He snatched it and swooshed back. “I can’t help you navigate this unless—-”

I felt the fear sap rise. It could be ANY NUMBER of things:

  • It could be the time me and (name withheld) got caught with…

  • It could be when we outran the …

  • It might even be when we (all the names stricken) … No. Couldn’t possibly be… 

  • Surely not THAT. Hardly anyone was even there, then. Shootfire, we were hardly there.

“Okay,” I said. “Give me an hour or so to confirm a couple of things and we’ll regroup.”

“You do that,” Capt’m Dad said. “You CONFIRM whatever you have to confirm and we will, indeed, REGROUP and settle this matter.” 

He didn’t believe me for a minute. I knew it. He knew I knew it. I knew he knew I knew it. But what are you going to do? There was no dodging this one.

I retreated to the basement bedroom. I paced. The ticker thumped away. It could be this. Maybe it was that. I wondered if (name withheld) is mentioned. 

Most likely it was the other thing. That thing. Sure, just a few people could have known about THAT. The other things, well, they were covert. NOBODY knew (except us).

Capt’m Dad and I regrouped. I told him that, okay, I thought it through, and, “Look, it didn’t happen the way the letter said it happened. Hell, me and (name withheld) were only—-” and I told him the deal.

“That’s very interesting,” Capt’m Dad said. “But that has nothing to do with…,” and he whooshed the envelope out of his pocket, waved it around, said, “…this,” and swooshed it right back.

The fear sap climbed. If it wasn’t that, it had to be…

“Okay, Dad, look,” I said. “It’s not as bad as that. We were—-” and I confessed that deed.

Capt’m Dad suddenly whooshed the envelope out of his pocket and roared, “according to THIS, it IS AS BAD AS THAT. But it is NOT about that.”

He swooshed the envelope back.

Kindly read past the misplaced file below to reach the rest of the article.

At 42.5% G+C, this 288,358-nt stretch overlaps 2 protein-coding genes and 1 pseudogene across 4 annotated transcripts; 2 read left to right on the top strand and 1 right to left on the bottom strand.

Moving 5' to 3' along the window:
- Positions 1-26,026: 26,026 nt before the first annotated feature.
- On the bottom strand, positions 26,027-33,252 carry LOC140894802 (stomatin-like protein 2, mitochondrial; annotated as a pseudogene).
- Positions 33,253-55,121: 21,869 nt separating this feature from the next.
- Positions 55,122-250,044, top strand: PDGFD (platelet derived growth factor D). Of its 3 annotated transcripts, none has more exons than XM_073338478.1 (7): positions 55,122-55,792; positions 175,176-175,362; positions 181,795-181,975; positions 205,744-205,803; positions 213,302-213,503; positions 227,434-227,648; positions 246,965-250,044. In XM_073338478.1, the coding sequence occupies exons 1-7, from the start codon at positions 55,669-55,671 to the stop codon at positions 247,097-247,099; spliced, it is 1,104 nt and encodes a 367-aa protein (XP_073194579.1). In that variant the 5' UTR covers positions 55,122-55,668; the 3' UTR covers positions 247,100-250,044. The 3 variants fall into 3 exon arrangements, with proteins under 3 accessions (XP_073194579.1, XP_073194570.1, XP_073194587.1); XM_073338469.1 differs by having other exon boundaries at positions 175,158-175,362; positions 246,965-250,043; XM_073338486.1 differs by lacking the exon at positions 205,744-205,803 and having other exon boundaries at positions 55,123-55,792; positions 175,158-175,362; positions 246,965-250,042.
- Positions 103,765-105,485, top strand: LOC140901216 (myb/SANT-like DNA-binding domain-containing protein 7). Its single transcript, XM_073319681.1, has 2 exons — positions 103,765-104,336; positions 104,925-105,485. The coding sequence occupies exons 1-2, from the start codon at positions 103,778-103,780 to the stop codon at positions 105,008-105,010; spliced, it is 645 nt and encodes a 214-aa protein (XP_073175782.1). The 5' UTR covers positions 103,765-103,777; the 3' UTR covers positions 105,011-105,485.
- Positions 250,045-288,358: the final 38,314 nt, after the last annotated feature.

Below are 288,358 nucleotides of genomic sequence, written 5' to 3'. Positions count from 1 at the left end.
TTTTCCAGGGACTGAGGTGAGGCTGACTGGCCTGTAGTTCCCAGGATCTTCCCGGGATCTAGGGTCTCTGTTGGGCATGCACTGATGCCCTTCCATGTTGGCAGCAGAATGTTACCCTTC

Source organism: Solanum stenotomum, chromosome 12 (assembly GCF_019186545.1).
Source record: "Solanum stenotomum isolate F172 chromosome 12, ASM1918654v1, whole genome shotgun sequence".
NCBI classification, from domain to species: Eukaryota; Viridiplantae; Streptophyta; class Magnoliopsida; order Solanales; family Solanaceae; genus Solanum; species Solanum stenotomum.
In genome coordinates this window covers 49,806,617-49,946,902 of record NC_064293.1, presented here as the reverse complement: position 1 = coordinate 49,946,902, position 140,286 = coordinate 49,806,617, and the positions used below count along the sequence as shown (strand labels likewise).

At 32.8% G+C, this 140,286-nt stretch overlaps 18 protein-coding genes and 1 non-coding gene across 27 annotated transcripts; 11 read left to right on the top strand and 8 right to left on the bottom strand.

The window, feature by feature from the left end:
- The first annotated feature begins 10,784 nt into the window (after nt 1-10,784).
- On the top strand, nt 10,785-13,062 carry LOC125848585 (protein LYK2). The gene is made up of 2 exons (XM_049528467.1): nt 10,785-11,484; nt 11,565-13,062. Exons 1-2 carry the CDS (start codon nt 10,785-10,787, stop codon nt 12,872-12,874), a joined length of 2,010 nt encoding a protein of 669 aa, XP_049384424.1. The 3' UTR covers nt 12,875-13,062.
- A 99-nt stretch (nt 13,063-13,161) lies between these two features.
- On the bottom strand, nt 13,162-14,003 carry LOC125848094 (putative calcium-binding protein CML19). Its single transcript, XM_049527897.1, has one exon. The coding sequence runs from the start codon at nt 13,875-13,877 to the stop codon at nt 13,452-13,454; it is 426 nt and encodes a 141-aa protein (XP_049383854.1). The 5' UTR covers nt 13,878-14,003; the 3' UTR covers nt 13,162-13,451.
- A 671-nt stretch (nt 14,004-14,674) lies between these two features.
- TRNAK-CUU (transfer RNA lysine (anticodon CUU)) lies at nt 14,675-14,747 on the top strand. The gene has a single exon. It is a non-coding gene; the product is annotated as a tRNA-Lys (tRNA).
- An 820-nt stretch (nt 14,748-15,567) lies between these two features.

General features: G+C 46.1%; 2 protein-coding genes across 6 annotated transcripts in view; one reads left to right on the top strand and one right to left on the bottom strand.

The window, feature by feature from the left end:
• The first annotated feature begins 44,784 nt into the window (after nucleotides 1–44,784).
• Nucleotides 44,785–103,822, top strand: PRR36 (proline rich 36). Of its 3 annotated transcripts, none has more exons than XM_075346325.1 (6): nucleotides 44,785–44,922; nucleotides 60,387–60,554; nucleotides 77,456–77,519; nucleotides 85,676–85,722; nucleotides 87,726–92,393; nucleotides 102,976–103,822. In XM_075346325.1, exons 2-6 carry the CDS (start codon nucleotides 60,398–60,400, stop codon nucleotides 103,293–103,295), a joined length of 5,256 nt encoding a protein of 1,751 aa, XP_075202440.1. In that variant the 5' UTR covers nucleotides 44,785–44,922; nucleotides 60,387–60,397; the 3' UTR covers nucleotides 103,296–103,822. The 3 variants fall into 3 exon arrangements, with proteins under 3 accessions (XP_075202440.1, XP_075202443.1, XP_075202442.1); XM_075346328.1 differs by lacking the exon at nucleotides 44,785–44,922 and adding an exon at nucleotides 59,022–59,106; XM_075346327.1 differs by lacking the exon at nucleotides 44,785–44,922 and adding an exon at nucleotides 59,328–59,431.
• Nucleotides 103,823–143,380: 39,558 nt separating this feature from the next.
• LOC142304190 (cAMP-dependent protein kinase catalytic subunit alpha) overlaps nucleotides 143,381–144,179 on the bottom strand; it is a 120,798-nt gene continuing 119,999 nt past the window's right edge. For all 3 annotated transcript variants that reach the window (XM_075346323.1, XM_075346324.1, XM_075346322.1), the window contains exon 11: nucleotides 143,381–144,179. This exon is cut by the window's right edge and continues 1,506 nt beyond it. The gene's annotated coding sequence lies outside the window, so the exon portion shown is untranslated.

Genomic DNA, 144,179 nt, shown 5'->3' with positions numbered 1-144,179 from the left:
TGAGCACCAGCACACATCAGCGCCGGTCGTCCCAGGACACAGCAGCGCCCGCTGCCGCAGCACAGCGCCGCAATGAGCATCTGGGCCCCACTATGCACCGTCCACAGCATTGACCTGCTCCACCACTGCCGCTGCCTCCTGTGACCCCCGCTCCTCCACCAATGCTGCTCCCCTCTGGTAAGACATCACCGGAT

This cycle repeated itself three more times. After the last confession, Capt’m Dad, slipped out of his pocket the worn envelope, bedecked with stickers and stamps signifying danger, danger, danger, and tossed it to me.

“Thank you,” he said. “Now we are getting somewhere”

“What’s the letter say,” I said. "Which one does it talk about?”

“See for yourself,” Capt’m Dad said. “Open it. It’s addressed to you.”

I opened it. It was….

…. EMPTY. 

It was a ruse. A scam! Capt’m Dad had gone to the ol’ post office to get into cahoots with his ol’ buddy the Postmaster and pull a fast one.

He got five World Class confessions out of me. Damning accounts of who, where, when and what. Especially the what. And the who. Not so much the where.

What a play! You have to admire it. 

Fast forward decades to when I was a father of 24/7 teenagers. I was determined to learn some Who’s and What’s. 

I deployed the same strategy on my oldest daughter. Same set-up speech. Got the envelope and everything. 

We sat at a table. I said something about wanting to help and then whooshed out a marked-up envelope.

Oldest Daughter looks at it, looks at me, her eyes reaching into mine, pauses cool as a cucumber, and says, “Nice try, Dad.” 

And she  got up and left the room.

Allen VanNoppen is the publisher of The Paper. He may be reached at 828-445-8595 or via email at